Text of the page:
fish oils, are also acceptable. You're urged to eat mid-morning and mid-afternoon snacks, whether or not you want them.
And you can even have dessert after dinner.
Now here's the hard part: During phase one, you are forbidden to eat bread, rice, potatoes, and baked goods such as cake and cookies.
No candy or ice cream. Fruits and sugar are also banned. Alcoholic drinks? Forget it. (Basically, all the stuff you love is off limits.)
The objective of this first phase is to banish your cravings for processed carbs and sweets, which Agatston says are the real
culprits behind weight gain. But the doctor promises that your body will gradually and painlessly adjust to being without these foods,
and that you won't feel hungry all the time.
If you survive these 14 days without hanging yourself, you will enjoy a noticeable change when you step on the scale:
typically a loss of 8 to 13 pounds. Most of the loss will be belly fat, so it will easier for you to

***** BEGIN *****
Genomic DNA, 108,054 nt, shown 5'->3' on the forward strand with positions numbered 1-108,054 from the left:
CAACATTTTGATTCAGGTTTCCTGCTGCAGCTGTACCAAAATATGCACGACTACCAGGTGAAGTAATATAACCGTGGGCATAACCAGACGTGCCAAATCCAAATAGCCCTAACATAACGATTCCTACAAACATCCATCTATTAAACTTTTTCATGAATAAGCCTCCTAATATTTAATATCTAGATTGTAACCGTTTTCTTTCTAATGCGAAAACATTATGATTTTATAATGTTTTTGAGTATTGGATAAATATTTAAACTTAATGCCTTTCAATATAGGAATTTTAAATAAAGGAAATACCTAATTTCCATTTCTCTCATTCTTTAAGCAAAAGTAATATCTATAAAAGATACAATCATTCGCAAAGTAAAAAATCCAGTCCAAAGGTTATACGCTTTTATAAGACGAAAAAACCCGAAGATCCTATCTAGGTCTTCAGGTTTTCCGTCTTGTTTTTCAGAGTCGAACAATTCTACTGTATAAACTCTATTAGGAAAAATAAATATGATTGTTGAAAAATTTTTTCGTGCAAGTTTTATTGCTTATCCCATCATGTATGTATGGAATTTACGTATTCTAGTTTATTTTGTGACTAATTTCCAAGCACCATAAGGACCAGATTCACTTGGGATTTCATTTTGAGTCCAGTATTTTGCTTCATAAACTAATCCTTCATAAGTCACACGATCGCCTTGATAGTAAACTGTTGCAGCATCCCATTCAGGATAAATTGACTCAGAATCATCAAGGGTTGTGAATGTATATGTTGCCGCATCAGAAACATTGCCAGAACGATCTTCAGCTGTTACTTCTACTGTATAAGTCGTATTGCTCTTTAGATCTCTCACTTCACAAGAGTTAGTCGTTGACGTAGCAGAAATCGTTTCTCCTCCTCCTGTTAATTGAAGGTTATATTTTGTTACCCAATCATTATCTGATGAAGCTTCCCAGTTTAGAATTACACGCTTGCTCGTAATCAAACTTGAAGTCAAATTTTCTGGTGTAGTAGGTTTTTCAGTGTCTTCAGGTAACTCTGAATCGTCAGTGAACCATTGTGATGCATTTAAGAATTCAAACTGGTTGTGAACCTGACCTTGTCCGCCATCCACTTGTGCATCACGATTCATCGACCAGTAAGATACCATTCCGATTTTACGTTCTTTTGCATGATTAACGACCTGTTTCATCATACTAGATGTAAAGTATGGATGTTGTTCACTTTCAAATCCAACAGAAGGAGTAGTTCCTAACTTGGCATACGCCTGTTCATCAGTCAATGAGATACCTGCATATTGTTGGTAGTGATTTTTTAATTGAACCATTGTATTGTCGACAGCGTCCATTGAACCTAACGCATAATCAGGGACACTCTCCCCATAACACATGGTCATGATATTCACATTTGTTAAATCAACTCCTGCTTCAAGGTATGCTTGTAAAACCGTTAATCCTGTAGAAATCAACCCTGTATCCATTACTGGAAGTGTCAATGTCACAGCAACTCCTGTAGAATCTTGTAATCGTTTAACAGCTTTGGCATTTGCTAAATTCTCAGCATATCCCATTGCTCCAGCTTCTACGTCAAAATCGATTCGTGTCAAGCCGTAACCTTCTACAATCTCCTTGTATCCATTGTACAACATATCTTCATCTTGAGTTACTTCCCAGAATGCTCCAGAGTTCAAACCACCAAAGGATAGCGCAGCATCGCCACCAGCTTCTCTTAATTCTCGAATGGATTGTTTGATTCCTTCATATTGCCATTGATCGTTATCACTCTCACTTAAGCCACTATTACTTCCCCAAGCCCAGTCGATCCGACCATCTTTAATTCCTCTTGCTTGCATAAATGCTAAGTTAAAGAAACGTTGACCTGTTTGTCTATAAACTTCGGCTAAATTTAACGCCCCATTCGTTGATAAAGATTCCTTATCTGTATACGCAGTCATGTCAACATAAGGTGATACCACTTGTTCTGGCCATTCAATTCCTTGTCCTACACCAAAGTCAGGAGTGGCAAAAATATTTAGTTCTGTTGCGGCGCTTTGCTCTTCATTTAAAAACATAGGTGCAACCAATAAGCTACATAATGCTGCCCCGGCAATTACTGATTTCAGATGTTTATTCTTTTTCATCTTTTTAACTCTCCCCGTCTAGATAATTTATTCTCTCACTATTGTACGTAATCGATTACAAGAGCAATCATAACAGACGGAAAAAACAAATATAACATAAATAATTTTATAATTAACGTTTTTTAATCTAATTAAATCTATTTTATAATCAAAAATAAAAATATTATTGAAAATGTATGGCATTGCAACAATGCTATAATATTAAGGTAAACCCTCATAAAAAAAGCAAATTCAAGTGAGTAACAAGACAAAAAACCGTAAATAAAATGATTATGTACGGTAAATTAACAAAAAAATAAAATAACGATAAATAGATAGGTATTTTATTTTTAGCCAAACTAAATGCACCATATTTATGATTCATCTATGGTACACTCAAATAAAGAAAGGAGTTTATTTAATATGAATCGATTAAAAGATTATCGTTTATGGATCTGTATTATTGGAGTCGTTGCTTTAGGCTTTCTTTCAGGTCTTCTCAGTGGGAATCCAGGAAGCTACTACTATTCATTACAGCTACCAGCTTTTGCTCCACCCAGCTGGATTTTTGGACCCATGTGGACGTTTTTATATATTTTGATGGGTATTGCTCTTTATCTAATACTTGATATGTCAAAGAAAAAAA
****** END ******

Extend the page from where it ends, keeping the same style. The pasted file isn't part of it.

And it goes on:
zip up your pants and button your shirt. (The drawback is you'll find it harder to attach your navel ring.)
This will give you a big psychological boost, making you feel good about the money you spent on Agatston's book.
During Phase Two...
...you reintroduce some of the forbidden foods back to your diet, in moderation. You can choose bread, potatoes, rice, pasta—whatever you like—but not all of them. You are permitted a limited amount only. Moreover, the foods you add will be
"good" carbs, whole-grain versions (bread, pasta, rice) of the products you enjoyed before.* Agatston says you'll lose one
to two pounds a week throughout this phase, which continues until you reach your target weight.